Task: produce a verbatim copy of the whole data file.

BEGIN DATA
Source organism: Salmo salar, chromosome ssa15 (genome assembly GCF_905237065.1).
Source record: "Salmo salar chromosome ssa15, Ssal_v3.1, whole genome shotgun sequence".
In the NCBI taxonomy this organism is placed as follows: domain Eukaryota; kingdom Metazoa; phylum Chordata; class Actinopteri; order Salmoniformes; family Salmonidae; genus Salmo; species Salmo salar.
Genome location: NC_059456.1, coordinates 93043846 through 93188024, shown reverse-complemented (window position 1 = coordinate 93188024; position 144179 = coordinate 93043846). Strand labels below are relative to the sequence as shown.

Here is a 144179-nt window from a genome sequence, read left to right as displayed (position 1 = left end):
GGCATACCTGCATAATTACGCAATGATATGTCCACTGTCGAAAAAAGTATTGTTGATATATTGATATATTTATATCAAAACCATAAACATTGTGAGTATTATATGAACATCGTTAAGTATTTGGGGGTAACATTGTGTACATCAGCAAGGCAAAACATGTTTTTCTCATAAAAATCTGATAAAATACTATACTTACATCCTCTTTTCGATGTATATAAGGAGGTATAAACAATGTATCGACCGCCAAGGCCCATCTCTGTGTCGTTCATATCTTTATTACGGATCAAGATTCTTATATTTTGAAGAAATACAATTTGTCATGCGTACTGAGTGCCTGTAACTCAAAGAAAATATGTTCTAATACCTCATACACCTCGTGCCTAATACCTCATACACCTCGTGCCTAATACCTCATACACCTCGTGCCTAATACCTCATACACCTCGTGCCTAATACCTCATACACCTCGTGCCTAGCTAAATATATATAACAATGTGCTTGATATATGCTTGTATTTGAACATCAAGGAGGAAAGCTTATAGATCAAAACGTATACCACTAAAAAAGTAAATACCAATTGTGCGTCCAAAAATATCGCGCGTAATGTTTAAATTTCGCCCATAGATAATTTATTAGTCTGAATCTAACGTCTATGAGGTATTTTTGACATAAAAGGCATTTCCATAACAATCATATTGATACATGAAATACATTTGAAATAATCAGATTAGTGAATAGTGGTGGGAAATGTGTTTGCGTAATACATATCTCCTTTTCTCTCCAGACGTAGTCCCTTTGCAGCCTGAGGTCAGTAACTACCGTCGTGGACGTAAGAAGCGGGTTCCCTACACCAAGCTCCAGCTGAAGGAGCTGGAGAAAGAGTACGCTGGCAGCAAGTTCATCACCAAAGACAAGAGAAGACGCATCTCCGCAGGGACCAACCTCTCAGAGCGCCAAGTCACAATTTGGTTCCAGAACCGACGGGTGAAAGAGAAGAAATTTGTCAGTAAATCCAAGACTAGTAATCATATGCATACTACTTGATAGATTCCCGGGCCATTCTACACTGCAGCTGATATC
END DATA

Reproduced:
Source organism: Salmo salar, chromosome ssa15 (genome assembly GCF_905237065.1).
Source record: "Salmo salar chromosome ssa15, Ssal_v3.1, whole genome shotgun sequence".
In the NCBI taxonomy this organism is placed as follows: domain Eukaryota; kingdom Metazoa; phylum Chordata; class Actinopteri; order Salmoniformes; family Salmonidae; genus Salmo; species Salmo salar.
Genome location: NC_059456.1, coordinates 93043846 through 93188024, shown reverse-complemented (window position 1 = coordinate 93188024; position 144179 = coordinate 93043846). Strand labels below are relative to the sequence as shown.

Here is a 144179-nt window from a genome sequence, read left to right as displayed (position 1 = left end):
GGCATACCTGCATAATTACGCAATGATATGTCCACTGTCGAAAAAAGTATTGTTGATATATTGATATATTTATATCAAAACCATAAACATTGTGAGTATTATATGAACATCGTTAAGTATTTGGGGGTAACATTGTGTACATCAGCAAGGCAAAACATGTTTTTCTCATAAAAATCTGATAAAATACTATACTTACATCCTCTTTTCGATGTATATAAGGAGGTATAAACAATGTATCGACCGCCAAGGCCCATCTCTGTGTCGTTCATATCTTTATTACGGATCAAGATTCTTATATTTTGAAGAAATACAATTTGTCATGCGTACTGAGTGCCTGTAACTCAAAGAAAATATGTTCTAATACCTCATACACCTCGTGCCTAATACCTCATACACCTCGTGCCTAATACCTCATACACCTCGTGCCTAATACCTCATACACCTCGTGCCTAATACCTCATACACCTCGTGCCTAGCTAAATATATATAACAATGTGCTTGATATATGCTTGTATTTGAACATCAAGGAGGAAAGCTTATAGATCAAAACGTATACCACTAAAAAAGTAAATACCAATTGTGCGTCCAAAAATATCGCGCGTAATGTTTAAATTTCGCCCATAGATAATTTATTAGTCTGAATCTAACGTCTATGAGGTATTTTTGACATAAAAGGCATTTCCATAACAATCATATTGATACATGAAATACATTTGAAATAATCAGATTAGTGAATAGTGGTGGGAAATGTGTTTGCGTAATACATATCTCCTTTTCTCTCCAGACGTAGTCCCTTTGCAGCCTGAGGTCAGTAACTACCGTCGTGGACGTAAGAAGCGGGTTCCCTACACCAAGCTCCAGCTGAAGGAGCTGGAGAAAGAGTACGCTGGCAGCAAGTTCATCACCAAAGACAAGAGAAGACGCATCTCCGCAGGGACCAACCTCTCAGAGCGCCAAGTCACAATTTGGTTCCAGAACCGACGGGTGAAAGAGAAGAAATTTGTCAGTAAATCCAAGACTAGTAATCATATGCATACTACTTGATAGATTCCCGGGCCATTCTACACTGCAGCTGATATC